Jump to ContentJump to Main Navigation
Necessary IntentionalityA Study in the Metaphysics of Aboutness$
Users without a subscription are not able to see the full content.

Ori Simchen

Print publication date: 2012

Print ISBN-13: 9780199608515

Published to Oxford Scholarship Online: May 2012

DOI: 10.1093/acprof:oso/9780199608515.001.0001

Show Summary Details
Page of

PRINTED FROM OXFORD SCHOLARSHIP ONLINE (www.oxfordscholarship.com). (c) Copyright Oxford University Press, 2018. All Rights Reserved. Under the terms of the licence agreement, an individual user may print out a PDF of a single chapter of a monograph in OSO for personal use (for details see www.oxfordscholarship.com/page/privacy-policy).date: 23 September 2018

Epistemology factualized

Epistemology factualized

Chapter:
(p.81) 4 Epistemology factualized
Source:
Necessary Intentionality
Author(s):

Ori Simchen

Publisher:
Oxford University Press
DOI:10.1093/acprof:oso/9780199608515.003.0004

This chapter discusses ramifications of the fact that terms in language and thought can be necessarily about whatever they are about for a problem inherited from Kripke: how to reconcile commitment to various necessities with conflicting intuitions of contingency. Kripke’s own reconciliation involves adducing a distinct notion of epistemic possibility so that we can say that the conflicting intuitions of contingency concern a distinct epistemic modality. It is shown, however, that such a strategy is problematic if viewed through the methodological lens (to which Kripke is otherwise committed) of considering our overall epistemic situation as comprised of certain cognitive facts—among them facts of aboutness. Alternative explanations for our intuitions of contingency are then offered that extend the diagnosis presented in Chapter 1.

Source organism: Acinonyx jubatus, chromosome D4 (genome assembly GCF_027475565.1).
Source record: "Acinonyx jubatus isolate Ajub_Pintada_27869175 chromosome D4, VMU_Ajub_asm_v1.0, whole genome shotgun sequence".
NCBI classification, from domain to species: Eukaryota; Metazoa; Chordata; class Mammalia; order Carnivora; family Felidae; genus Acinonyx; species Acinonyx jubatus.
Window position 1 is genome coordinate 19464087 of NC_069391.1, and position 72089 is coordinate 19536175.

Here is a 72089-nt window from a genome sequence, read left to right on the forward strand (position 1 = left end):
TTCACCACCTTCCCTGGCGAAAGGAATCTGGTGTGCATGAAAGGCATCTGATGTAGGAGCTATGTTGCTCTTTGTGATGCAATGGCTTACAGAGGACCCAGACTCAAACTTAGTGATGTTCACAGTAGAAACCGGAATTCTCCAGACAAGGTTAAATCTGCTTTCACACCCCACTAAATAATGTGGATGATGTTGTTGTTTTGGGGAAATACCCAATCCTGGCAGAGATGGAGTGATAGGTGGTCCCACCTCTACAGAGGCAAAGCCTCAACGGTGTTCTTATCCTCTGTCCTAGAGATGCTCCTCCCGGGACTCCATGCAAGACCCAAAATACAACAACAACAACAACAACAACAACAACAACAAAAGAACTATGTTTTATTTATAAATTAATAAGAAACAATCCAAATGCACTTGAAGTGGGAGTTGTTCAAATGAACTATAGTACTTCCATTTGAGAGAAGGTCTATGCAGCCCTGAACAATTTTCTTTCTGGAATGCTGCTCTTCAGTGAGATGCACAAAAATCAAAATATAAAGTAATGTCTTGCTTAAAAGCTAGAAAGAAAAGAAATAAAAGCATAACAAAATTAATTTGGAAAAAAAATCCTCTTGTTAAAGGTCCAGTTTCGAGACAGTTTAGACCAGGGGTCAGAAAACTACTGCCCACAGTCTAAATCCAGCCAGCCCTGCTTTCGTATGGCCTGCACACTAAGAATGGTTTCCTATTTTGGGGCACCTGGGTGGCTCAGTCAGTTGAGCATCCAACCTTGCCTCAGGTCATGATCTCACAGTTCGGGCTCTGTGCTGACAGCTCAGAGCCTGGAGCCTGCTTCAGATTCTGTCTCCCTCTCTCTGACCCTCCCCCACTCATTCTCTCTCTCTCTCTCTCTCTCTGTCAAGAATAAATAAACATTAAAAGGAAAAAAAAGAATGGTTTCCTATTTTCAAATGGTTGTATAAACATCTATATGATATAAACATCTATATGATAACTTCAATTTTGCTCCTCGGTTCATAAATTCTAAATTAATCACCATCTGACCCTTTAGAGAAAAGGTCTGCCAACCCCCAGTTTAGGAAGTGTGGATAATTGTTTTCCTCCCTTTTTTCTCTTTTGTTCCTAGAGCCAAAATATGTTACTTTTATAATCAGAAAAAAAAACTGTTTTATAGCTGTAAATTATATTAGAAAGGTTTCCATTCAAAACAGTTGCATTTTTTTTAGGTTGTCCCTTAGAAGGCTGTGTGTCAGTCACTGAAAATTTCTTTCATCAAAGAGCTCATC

Keywords:   epistemic possibility, necessary a posteriori, narrow content

Oxford Scholarship Online requires a subscription or purchase to access the full text of books within the service. Public users can however freely search the site and view the abstracts and keywords for each book and chapter.

Please, subscribe or login to access full text content.

If you think you should have access to this title, please contact your librarian.

To troubleshoot, please check our FAQs , and if you can't find the answer there, please contact us .